Eugenics is a system of controlling life through sterilization of unwelcome members of a species or through the destruction of those unwelcome members. In modern parlance, the species is generally considered to be the human race. In the last century eugenics had some heady supporters. The Nazis, as most people know, practiced eugenics via the Holocaust and other methods. Other people, whose names are not normally associated with totalitarianism, supported eugenics too: Winston Churchill, Teddy Roosevelt, George Bernard Shaw, and H.G. Wells, among others.
Almost no one objects to eugenics practiced for agricultural or horticultural purposes. The selective breeding of livestock and of grains, vegetables and fruits — and even the cross-breeding of these forms of life — has been a significant method of advancing human prosperity and health. Dog shows, state fair competitions, and garden shows all incorporate the best breeding of pets, pigs, and petunias.
Human eugenics, however, is a different process entirely. It implies that some of us are able to judge into extinction less worthy members of our species. One of the most odious chapters of government intervention in human life during our nation’s history was the period in which poor blacks were sterilized, often without their knowledge, as a means of diminishing the numbers of "undesirable" Americans. When Hitler began his campaign to judge life worthy of perpetuation, he chose what seemed to him to be the types of life best to snip off at the bud: retarded people, the congenitally handicapped, and human carriers of genetically transmitted diseases. Today in Europe eugenics is back in vogue, although using different methods and new technology. Ultrasound examinations of unborn babies can reveal much about the child, and other tests provide more information. It is fairly easy, for example, to determine the sex of a child, so to families in China and India, where boys are much more welcome than girls, prenatal infanticide can prevent the baby girl from ever entering the world.
Now as CyberNewsSystem reports, in Europe, the killing of unborn children with health problems is becoming a major political issue. Anita Kruzmane of Latvia gave birth in June 2002 to a girl with Down syndrome and she is arguing that the failure to detect that illness, which would have given her enough information to choose to abort the child, was a failure in the health care system to provide adequate “prenatal care.” In France, where that sort of screening is routine, 96 percent of all babies in the womb with Down syndrome are aborted.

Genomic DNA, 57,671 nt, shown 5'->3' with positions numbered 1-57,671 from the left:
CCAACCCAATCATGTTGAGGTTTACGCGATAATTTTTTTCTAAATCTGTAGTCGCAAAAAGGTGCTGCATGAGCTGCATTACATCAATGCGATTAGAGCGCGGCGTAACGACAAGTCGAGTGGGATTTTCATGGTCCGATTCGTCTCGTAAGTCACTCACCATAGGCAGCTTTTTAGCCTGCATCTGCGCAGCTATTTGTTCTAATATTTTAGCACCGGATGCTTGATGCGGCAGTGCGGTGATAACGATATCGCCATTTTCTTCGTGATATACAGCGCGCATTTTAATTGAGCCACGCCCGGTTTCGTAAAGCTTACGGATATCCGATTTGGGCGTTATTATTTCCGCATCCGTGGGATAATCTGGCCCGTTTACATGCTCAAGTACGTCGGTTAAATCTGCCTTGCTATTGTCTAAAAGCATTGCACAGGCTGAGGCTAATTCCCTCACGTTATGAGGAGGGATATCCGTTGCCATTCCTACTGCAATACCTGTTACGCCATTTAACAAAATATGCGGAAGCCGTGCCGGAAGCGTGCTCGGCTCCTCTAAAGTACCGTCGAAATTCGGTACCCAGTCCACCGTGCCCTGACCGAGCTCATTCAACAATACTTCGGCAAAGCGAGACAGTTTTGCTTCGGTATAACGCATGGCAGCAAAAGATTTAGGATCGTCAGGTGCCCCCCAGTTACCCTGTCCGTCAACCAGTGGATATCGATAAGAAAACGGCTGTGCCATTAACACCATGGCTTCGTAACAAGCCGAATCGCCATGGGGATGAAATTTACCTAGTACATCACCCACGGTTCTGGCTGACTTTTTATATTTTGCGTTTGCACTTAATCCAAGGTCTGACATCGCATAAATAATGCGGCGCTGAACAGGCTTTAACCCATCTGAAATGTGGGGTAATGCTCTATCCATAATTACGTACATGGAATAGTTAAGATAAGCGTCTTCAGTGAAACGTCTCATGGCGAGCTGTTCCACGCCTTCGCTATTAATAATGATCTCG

The European Center for Law and Justice (ECLJ) is an affiliate of the American Center for Law and Justice. It is planning a meeting on June 28 to review just how far eugenics has penetrated European society and law. Gregor Puppinck, director of the organization, said that this meeting “is intended to raise the awareness of institutions about the eugenic current of European society.” He noted that: “This is the first time that so many organizations, dedicated to persons with Down syndrome and disabilities, have mobilized at the European level to denounce eugenics and discrimination. Under European and international law, States have an obligation to protect the life and health of every person, in particular people with disabilities. People with disabilities, like other categories of people in other times, today have an obligation to demonstrate their humanity in order to enjoy the protection of human rights. Faced with this, we must work, not only to humanize our view of disability, but also to ‘rehumanize’ human rights, because there is a tendency to develop a very abstract and disembodied idea of man, an idea which may finally prove inhuman, as demonstrated by the consecration of a ‘right to eugenics.’”
ECLJ has specifically cited Article 8 of the European Convention of Human Rights, which states:
Everyone has the right to respect for his private and family life, his home and his correspondence. There shall be no interference by a public authority with the exercise of this right except such as is in accordance with the law and is necessary in a democratic society in the interests of national security, public safety or the economic well-being of the country, for the prevention of disorder or crime, for the protection of health or morals, or for the protection of the rights and freedoms of others.
The National Down Syndrome Society reports that in the United States one in every 691 live births is a child with Down syndrome and more than 400,000 people in the U.S. have Down syndrome. It also notes the progress that has been made in ameliorating the effects of the disease:
Life expectancy for people with Down syndrome has increased dramatically in recent decades — from 25 in 1983 to 60 today. People with Down syndrome attend school, work, participate in decisions that affect them and contribute to society in many wonderful ways.
Columnist George Will and Governor Sarah Palin both have experienced firsthand being the parent of a child with Down syndrome. The Palin family knew in advance that Trig would have Down syndrome and Governor Palin did not think for a moment of aborting her unborn son. George Will and his wife did not know — the testing was not as good or as consistent — but Will has movingly described the joy of his son, who was born on Will’s own birthday and who turned 40 years old last month. Will describes Frederick as the best “birthday present” he could have wished to receive.
What will happen in Europe, where the birth of the wrong sort of child is considered by some to be a curse and not a blessing? The answer to that question will also answer other questions about whether or not Europe can survive in the 21st century.
Photo: Portrait of beautiful young girl via Shutterstock